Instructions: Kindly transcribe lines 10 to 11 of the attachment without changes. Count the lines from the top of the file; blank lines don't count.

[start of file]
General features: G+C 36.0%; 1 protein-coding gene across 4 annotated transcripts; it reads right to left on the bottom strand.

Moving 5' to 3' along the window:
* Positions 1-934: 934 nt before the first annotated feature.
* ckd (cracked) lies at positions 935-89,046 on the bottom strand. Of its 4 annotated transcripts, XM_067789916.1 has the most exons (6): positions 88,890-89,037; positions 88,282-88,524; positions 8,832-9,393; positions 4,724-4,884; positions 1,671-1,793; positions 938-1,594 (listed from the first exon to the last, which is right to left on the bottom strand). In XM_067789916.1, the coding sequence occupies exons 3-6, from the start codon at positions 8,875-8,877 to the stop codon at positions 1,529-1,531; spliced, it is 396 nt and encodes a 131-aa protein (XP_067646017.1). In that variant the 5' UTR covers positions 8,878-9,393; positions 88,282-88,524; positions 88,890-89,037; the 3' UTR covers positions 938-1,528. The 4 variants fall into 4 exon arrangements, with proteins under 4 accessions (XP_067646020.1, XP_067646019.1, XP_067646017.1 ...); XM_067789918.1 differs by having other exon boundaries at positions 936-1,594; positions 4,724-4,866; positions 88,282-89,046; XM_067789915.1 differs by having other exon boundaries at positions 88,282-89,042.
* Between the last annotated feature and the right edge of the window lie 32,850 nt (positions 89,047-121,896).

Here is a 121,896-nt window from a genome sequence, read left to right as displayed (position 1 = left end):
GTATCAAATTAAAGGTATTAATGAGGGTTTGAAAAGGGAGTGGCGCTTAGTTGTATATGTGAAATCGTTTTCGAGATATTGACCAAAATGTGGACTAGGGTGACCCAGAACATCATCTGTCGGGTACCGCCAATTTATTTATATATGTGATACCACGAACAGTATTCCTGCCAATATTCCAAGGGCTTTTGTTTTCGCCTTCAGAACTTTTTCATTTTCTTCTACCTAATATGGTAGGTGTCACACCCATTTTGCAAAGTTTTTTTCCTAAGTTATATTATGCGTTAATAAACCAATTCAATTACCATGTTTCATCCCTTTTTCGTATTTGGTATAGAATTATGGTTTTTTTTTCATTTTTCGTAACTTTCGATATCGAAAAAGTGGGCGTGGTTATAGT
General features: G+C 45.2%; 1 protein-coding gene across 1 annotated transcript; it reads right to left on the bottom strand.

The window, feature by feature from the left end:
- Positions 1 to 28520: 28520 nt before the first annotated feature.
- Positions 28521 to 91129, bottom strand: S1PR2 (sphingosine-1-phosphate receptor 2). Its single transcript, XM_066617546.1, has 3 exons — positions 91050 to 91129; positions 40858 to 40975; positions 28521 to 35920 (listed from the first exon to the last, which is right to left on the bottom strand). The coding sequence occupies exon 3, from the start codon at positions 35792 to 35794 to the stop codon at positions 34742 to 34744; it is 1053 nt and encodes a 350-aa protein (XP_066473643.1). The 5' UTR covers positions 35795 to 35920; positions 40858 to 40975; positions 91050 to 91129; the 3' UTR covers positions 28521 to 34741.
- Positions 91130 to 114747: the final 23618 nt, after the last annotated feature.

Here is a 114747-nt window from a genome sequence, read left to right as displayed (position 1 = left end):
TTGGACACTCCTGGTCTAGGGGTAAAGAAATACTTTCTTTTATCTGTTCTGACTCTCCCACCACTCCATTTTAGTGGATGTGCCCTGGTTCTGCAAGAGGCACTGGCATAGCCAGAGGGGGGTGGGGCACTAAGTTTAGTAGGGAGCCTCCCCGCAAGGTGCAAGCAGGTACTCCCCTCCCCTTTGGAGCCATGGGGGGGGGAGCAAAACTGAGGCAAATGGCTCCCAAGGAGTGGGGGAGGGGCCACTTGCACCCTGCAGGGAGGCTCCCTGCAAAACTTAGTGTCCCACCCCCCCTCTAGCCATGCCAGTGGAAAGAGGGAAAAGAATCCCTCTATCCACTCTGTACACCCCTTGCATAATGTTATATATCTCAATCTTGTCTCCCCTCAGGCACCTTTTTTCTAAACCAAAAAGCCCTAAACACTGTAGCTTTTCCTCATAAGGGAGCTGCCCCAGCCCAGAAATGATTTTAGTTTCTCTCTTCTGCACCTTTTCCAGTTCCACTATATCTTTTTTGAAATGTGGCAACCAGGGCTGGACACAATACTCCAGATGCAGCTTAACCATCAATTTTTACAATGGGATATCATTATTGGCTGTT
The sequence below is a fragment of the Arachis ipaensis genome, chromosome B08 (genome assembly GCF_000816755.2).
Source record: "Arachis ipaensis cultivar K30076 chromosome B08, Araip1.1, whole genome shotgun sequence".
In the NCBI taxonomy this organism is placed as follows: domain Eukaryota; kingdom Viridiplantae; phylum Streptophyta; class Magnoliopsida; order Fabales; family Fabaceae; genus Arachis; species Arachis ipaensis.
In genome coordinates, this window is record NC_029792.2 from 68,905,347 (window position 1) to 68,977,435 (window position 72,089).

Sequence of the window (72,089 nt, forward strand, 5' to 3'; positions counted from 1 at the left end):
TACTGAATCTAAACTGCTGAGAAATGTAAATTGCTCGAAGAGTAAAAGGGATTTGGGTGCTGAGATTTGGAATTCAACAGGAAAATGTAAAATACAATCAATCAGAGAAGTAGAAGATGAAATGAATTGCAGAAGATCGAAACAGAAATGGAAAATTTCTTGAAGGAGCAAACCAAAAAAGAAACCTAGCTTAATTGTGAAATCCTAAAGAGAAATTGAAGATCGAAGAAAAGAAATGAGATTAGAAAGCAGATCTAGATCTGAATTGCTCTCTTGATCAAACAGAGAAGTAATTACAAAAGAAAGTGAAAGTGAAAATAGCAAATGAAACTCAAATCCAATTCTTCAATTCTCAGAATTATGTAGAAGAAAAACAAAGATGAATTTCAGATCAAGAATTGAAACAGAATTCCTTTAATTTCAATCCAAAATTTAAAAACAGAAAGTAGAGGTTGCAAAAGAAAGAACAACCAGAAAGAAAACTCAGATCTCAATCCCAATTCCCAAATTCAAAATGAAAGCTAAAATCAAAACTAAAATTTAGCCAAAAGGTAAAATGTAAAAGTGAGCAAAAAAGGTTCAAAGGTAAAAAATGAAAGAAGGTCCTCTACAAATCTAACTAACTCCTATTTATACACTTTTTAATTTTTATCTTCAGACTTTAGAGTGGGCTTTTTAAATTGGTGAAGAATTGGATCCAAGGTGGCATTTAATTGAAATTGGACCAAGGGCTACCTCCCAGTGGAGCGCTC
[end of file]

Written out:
- Positions 1 to 28520: 28520 nt before the first annotated feature.
- Positions 28521 to 91129, bottom strand: S1PR2 (sphingosine-1-phosphate receptor 2). Its single transcript, XM_066617546.1, has 3 exons — positions 91050 to 91129; positions 40858 to 40975; positions 28521 to 35920 (listed from the first exon to the last, which is right to left on the bottom strand). The coding sequence occupies exon 3, from the start codon at positions 35792 to 35794 to the stop codon at positions 34742 to 34744; it is 1053 nt and encodes a 350-aa protein (XP_066473643.1). The 5' UTR covers positions 35795 to 35920; positions 40858 to 40975; positions 91050 to 91129; the 3' UTR covers positions 28521 to 34741.